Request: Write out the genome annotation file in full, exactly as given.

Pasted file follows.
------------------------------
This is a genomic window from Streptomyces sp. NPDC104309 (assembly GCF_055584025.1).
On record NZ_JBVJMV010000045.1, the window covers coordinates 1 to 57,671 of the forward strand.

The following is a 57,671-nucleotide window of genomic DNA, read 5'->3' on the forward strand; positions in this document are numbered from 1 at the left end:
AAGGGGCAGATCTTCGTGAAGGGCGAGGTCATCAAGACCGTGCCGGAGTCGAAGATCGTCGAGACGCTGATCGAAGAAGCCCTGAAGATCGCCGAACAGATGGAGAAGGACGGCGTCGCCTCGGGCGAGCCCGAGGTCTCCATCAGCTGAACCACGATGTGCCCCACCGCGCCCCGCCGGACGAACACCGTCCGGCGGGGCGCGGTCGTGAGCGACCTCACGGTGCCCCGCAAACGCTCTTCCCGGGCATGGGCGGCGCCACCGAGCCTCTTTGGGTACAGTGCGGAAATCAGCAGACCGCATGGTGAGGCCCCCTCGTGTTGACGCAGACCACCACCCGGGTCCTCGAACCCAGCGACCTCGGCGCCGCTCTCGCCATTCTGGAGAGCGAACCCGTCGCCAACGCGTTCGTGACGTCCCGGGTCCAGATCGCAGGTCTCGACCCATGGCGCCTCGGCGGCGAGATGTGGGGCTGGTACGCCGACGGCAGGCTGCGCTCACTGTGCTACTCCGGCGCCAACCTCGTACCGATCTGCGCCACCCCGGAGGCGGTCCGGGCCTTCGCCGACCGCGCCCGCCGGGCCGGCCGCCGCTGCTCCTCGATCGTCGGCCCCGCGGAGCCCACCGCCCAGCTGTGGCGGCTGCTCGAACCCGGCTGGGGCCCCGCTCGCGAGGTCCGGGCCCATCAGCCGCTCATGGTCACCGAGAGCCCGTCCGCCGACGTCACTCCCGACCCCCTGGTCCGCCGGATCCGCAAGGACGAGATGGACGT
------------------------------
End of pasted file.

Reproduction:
This is a genomic window from Streptomyces sp. NPDC104309 (assembly GCF_055584025.1).
On record NZ_JBVJMV010000045.1, the window covers coordinates 1 to 57,671 of the forward strand.

The following is a 57,671-nucleotide window of genomic DNA, read 5'->3' on the forward strand; positions in this document are numbered from 1 at the left end:
AAGGGGCAGATCTTCGTGAAGGGCGAGGTCATCAAGACCGTGCCGGAGTCGAAGATCGTCGAGACGCTGATCGAAGAAGCCCTGAAGATCGCCGAACAGATGGAGAAGGACGGCGTCGCCTCGGGCGAGCCCGAGGTCTCCATCAGCTGAACCACGATGTGCCCCACCGCGCCCCGCCGGACGAACACCGTCCGGCGGGGCGCGGTCGTGAGCGACCTCACGGTGCCCCGCAAACGCTCTTCCCGGGCATGGGCGGCGCCACCGAGCCTCTTTGGGTACAGTGCGGAAATCAGCAGACCGCATGGTGAGGCCCCCTCGTGTTGACGCAGACCACCACCCGGGTCCTCGAACCCAGCGACCTCGGCGCCGCTCTCGCCATTCTGGAGAGCGAACCCGTCGCCAACGCGTTCGTGACGTCCCGGGTCCAGATCGCAGGTCTCGACCCATGGCGCCTCGGCGGCGAGATGTGGGGCTGGTACGCCGACGGCAGGCTGCGCTCACTGTGCTACTCCGGCGCCAACCTCGTACCGATCTGCGCCACCCCGGAGGCGGTCCGGGCCTTCGCCGACCGCGCCCGCCGGGCCGGCCGCCGCTGCTCCTCGATCGTCGGCCCCGCGGAGCCCACCGCCCAGCTGTGGCGGCTGCTCGAACCCGGCTGGGGCCCCGCTCGCGAGGTCCGGGCCCATCAGCCGCTCATGGTCACCGAGAGCCCGTCCGCCGACGTCACTCCCGACCCCCTGGTCCGCCGGATCCGCAAGGACGAGATGGACGT